Ellis Island’s main building is currently being heated with old radiators that use steam heat. A more sustainable heating, air conditioning and electrical system will be installed by spring, with a target date of May 1.
As soon as climate control has been stabilized in the main building, the collection will be reinstalled. This will begin to happen gradually over the next few months.
In the meantime, visitors can see the Baggage Room and the Great Hall, where they can sit on some of the scuffed, oak benches where immigrants once waited for an inspector to call their names. They can study the beautiful ceiling, designed by a Spanish immigrant named Rafael Guastavino. They can walk on the polished terra cotta floor, installed in 1916 and perhaps once trod by their ancestors.
Three hundred and fifty people were born on Ellis Island. Around 3,500 people died there. The island’s structures include several hospital buildings and a morgue — none of them currently open to the public.
“Are there ghosts here?” I asked Barry Moreno, Ellis Island’s historian..
“I haven’t seen them,” he replied, “but many people have. There are people who refuse to work here at night. A lot happened here — families were separated, their luggage was stolen, there were abusive guards, fights, rapes, suicides, one murder that I know about. One woman was detained here for two years without being formally charged with anything. It was called “the island of hope, the island of tears.”
Ellis Island’s theater has reopened and is showing the film Island of Hope, Island of Tears. In heavily accented English, even after many years of residence in the United States, some of the immigrants recount their stories.
“I had a coat and a dress and a pair of shoes,” says one of the women in the film. “That was it.”
They tell of poverty and persecution in their native lands, the hardships of the voyage in steamship steerage, their first glimpse of the Statue of Liberty, their fear and bewilderment during processing at Ellis Island, and their joy when they were accepted.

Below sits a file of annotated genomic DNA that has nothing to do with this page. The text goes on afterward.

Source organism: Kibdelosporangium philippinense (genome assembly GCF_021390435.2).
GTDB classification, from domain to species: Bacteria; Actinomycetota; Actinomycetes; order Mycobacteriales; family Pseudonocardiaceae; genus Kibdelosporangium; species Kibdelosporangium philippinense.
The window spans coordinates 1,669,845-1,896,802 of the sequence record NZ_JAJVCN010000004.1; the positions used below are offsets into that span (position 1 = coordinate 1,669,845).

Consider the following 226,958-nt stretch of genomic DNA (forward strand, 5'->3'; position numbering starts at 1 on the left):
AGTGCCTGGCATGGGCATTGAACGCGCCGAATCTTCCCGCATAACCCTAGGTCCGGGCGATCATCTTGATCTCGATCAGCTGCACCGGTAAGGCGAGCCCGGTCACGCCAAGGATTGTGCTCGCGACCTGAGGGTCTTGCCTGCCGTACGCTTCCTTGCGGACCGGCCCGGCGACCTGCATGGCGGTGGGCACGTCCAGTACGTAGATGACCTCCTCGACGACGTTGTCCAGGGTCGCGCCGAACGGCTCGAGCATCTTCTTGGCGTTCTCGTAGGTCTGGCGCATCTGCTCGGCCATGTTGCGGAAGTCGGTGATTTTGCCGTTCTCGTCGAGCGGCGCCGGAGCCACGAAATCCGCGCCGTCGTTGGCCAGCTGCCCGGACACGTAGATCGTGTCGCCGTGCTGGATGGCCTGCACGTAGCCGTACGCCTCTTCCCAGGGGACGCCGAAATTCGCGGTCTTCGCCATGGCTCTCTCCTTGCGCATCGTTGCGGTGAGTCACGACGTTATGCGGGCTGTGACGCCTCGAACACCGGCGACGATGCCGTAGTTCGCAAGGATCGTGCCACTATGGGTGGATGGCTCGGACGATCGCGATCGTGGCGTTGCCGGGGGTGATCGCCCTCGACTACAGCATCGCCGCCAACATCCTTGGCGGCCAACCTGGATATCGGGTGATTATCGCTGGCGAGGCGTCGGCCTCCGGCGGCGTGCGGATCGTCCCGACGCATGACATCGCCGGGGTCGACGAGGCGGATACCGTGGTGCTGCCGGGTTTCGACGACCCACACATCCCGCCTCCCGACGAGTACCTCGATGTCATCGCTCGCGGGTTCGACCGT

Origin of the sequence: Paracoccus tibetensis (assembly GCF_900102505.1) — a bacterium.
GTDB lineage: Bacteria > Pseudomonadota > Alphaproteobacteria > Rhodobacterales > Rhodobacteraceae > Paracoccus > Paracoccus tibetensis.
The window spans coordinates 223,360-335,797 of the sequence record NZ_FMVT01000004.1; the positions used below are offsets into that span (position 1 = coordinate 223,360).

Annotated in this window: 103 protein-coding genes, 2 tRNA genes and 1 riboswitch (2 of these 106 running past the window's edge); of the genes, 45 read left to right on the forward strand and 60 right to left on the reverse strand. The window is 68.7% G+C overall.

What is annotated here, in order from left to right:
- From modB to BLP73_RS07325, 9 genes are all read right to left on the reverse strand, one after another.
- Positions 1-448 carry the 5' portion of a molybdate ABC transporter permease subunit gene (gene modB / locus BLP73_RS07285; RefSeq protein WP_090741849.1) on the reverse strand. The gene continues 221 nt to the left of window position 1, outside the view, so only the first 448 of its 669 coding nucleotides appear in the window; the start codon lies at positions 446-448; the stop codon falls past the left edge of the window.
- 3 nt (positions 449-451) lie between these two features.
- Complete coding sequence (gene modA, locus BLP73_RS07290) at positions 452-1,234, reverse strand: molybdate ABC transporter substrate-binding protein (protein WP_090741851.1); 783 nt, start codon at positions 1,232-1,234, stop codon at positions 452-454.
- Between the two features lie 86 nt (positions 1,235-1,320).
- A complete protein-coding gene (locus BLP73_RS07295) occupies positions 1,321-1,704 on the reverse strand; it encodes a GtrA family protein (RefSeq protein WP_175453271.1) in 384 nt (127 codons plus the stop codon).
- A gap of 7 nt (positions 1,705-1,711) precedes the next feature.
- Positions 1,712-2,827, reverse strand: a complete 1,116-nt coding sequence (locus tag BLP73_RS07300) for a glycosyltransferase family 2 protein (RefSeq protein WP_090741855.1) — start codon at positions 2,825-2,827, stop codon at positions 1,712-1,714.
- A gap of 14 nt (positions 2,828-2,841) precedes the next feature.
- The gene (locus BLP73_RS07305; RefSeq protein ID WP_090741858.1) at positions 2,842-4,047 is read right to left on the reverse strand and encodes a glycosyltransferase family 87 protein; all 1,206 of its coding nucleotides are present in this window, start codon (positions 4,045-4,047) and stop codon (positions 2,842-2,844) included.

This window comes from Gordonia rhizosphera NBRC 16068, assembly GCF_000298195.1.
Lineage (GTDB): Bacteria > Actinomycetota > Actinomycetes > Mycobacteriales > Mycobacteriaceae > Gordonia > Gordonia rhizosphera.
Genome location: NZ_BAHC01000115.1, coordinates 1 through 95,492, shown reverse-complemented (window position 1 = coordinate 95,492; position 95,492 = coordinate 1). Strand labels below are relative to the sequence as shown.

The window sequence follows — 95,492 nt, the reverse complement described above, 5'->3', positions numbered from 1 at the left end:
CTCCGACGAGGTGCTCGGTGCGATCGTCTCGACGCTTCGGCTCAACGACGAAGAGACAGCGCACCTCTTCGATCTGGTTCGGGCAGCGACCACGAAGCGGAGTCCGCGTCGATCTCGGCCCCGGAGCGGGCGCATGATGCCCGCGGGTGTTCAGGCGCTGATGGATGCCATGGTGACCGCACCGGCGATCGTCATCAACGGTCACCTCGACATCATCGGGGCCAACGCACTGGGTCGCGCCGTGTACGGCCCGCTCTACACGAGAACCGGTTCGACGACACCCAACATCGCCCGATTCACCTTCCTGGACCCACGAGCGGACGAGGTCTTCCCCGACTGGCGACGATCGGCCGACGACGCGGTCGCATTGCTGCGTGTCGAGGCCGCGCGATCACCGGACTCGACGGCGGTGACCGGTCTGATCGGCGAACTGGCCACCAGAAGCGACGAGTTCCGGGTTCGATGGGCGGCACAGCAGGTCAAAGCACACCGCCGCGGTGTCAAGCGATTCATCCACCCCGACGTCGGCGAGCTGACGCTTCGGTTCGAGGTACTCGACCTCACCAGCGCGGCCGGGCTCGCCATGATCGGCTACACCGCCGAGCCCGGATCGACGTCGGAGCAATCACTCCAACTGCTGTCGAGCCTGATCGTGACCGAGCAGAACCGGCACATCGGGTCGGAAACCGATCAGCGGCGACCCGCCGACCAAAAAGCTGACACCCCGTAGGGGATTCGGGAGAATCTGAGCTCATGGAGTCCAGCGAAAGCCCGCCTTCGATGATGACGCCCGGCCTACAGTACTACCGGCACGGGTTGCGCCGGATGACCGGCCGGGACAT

Rangers give tours lasting from 45 to 90 minutes, plus audio tours in nine languages are included in the price of the ferry trip from either Battery Park in Manhattan or Liberty State Park in New Jersey.
A multimedia exhibit called The Peopling of America, 1550-1890 has reopened, telling the story of immigration before Ellis Island opened as the country’s first federal immigration station. A companion exhibit will open in the fall of 2014 telling about immigration after Ellis Island closed in 1954.
On the grounds of Ellis Island, people can see the remnants of Fort Gibson, which was built to protect New York harbor just before the War of 1812.
“We didn’t even know it was still here until we started doing the renovations,” Luchsinger remarked.
The American Immigrant Wall of Honor, which is outside, was undamaged by Sandy. It lists the names of individuals and families who emigrated to the United States and whose families donated to the Ellis Island Immigration Museum.
On Oct. 28, a beautiful fall day when the sky was piercingly blue and the island’s honey locust and maple trees blazed yellow and red, a flock of Canada geese grazed on the lawns before resuming their journey southward. Migrating warblers alighted in the trees, which framed Manhattan’s skyscrapers, so near and yet so far.
After learning about what the immigrants went through and musing on their courage, this was a place to linger. Ellis Island was tranquil, the ghosts were at rest, the storm was far away.